F Arpaci, S Kücükkömürler
adolescent, calcium, consumption, dietary, stress, symptoms
F Arpaci, S Kücükkömürler. Dietary Calcium Consumption And Its Relation With Stress Symptoms Of Adolescents. The Internet Journal of Nutrition and Wellness. 2006 Volume 4 Number 1.
Forming and maintaining bones are calcium's major roles in the body. However, calcium is important in many other processes as well. Calcium is essential for blood clotting and for muscle contraction. Blood calcium falls below a critical point and muscles can not relax after contractions, so the body stiffens and shows signs of tetany. In nerve transmission, calcium works to release neurotransmitters and permits the flow of ions in and out of nerve cells. Without sufficient calcium, nerve functions fails, bringing out to tetany. Finally, calcium helps regulate cellular metabolism by influencing the activities of various enzymes and hormonal responses. It is the hormonal regulation of blood calcium that keeps of all these processes going, even if it is failed to consume enough calcium on the daily basis1. It trends to underestimate the negative calcium balance at low intake and overestimate the positive balance at high intake2. Intakes of calcium have been known for many years to vary greatly from one country to another, as is clearly shown in FAO food balance sheets. This view of the global situation underpinned the very conservative adequate calcium intakes recommended by FAO/WHO in 19623. Animal protein intake has a major effect on the recommended calcium allowances for adults. It also brings the allowances nearer to what actual calcium intakes are in many parts of the world4. Much calcium absorption in the upper small intestine depends on the active vitamin D hormone1. Many other factors end up enhancing calcium absorption, parathyroid hormone, dietary glucose, lactose and normal intestinal motility. Factors limiting calcium absorption include large amounts of phytic acid in dietary fibre from grains, which is great excess of phosphorus in the diet, polyphenols (tannins) in tea, a vitamin D deficiency; menopause, diarrhea and old age1.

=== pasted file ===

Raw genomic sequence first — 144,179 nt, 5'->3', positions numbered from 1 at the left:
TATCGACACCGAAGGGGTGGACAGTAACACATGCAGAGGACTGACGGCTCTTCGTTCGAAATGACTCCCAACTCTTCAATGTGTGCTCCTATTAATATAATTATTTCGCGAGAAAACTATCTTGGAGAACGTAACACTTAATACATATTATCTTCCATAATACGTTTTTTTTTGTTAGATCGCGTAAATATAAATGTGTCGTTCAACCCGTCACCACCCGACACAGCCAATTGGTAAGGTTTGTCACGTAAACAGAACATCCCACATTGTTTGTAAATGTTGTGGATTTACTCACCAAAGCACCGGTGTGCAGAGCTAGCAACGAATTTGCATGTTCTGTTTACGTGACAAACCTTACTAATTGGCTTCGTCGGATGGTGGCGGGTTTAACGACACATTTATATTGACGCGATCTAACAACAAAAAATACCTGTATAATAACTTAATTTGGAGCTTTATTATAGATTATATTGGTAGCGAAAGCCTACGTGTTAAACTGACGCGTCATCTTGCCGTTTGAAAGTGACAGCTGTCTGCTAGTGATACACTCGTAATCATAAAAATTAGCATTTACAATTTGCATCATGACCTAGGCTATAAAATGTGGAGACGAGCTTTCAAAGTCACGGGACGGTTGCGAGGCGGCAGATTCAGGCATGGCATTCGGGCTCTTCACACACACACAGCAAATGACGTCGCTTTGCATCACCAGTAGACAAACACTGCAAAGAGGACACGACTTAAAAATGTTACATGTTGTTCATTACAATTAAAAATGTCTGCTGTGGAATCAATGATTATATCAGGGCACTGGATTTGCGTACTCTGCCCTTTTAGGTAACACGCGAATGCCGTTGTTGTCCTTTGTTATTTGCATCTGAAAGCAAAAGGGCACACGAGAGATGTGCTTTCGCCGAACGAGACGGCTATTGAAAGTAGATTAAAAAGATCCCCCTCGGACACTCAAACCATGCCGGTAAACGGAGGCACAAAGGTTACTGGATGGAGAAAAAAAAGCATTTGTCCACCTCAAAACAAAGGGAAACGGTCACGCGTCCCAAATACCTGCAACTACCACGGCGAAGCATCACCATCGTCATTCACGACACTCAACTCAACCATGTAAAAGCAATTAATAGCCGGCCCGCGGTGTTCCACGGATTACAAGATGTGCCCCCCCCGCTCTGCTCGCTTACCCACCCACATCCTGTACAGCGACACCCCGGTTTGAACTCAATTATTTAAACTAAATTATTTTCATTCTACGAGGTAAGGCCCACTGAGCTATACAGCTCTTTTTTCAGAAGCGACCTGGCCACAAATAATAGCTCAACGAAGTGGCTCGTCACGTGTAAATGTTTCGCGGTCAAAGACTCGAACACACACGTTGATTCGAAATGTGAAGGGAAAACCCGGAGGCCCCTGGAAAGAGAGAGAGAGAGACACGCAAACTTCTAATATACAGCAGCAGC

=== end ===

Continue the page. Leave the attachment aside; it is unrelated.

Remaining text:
Diary products are rich food sources of calcium. Milk and other dairy foods are the major sources of calcium in the Turkish diet. However overzealous calcium consumes can also result in the development of kidney stones and other health problems1,5,6,7. Much of the calcium in some leafy green vegetables, notably spinach, is not absorbed because of the presence of oxalic acid. This effect is not as strong, however, in kale, collard, turnip, and mustard greens. Overall, non-fat milk is the most nutrient-dense source of calcium because of its high bioavailability and low energy value, with some of the vegetables just noted following close behind1.
Adolescence is a transitional period between childhood and adulthood with specific physiological, psychological and social features that have a bearing on nutrition problems and intervention strategies. Adolescence is commonly regarded as a relatively healthy period of the life cycle. Indeed, adolescents are possibly less vulnerable to stress symptoms than they were at a younger age. This may contribute to their being somewhat neglected but also it may mean that there is at adolescence less interference with adequate physiological utilization of food nutrients8. Adolescents make up roughly 20 % of the total world population. In Turkey, adolescents have an even higher demographic weight, for instance, roughly 22.4 % in Turkey, compared to 14 % in USA8,9. However, during the period of adolescence that nutrient needs are the greatest. Adolescents are in the process of establishing responsibility for their own health-related behaviours, including diet8. In order to supplement the body and keep the health stable, adolescents need a positive calcium balance. In normal adolescents the difference between calcium intake and output at high calcium represents a very small difference between two large numbers10.